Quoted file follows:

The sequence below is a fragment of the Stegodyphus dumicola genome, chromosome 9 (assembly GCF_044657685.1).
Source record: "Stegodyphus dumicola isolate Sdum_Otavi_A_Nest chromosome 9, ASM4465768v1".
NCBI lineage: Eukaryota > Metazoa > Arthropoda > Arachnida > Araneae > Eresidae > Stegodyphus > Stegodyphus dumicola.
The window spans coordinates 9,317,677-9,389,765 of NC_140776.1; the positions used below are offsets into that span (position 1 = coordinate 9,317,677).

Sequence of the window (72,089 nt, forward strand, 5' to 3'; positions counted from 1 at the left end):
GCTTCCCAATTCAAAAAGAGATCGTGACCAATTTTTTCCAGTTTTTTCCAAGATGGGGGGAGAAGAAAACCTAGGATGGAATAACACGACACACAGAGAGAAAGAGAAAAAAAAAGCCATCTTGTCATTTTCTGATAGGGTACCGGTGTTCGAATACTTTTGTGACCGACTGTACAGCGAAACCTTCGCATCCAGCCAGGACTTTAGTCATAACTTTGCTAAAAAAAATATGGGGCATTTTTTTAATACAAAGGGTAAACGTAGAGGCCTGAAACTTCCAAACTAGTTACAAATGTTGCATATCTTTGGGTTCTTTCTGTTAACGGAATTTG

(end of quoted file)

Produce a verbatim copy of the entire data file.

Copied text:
The sequence below is a fragment of the Stegodyphus dumicola genome, chromosome 9 (assembly GCF_044657685.1).
Source record: "Stegodyphus dumicola isolate Sdum_Otavi_A_Nest chromosome 9, ASM4465768v1".
NCBI lineage: Eukaryota > Metazoa > Arthropoda > Arachnida > Araneae > Eresidae > Stegodyphus > Stegodyphus dumicola.
The window spans coordinates 9,317,677-9,389,765 of NC_140776.1; the positions used below are offsets into that span (position 1 = coordinate 9,317,677).

Sequence of the window (72,089 nt, forward strand, 5' to 3'; positions counted from 1 at the left end):
GCTTCCCAATTCAAAAAGAGATCGTGACCAATTTTTTCCAGTTTTTTCCAAGATGGGGGGAGAAGAAAACCTAGGATGGAATAACACGACACACAGAGAGAAAGAGAAAAAAAAAGCCATCTTGTCATTTTCTGATAGGGTACCGGTGTTCGAATACTTTTGTGACCGACTGTACAGCGAAACCTTCGCATCCAGCCAGGACTTTAGTCATAACTTTGCTAAAAAAAATATGGGGCATTTTTTTAATACAAAGGGTAAACGTAGAGGCCTGAAACTTCCAAACTAGTTACAAATGTTGCATATCTTTGGGTTCTTTCTGTTAACGGAATTTG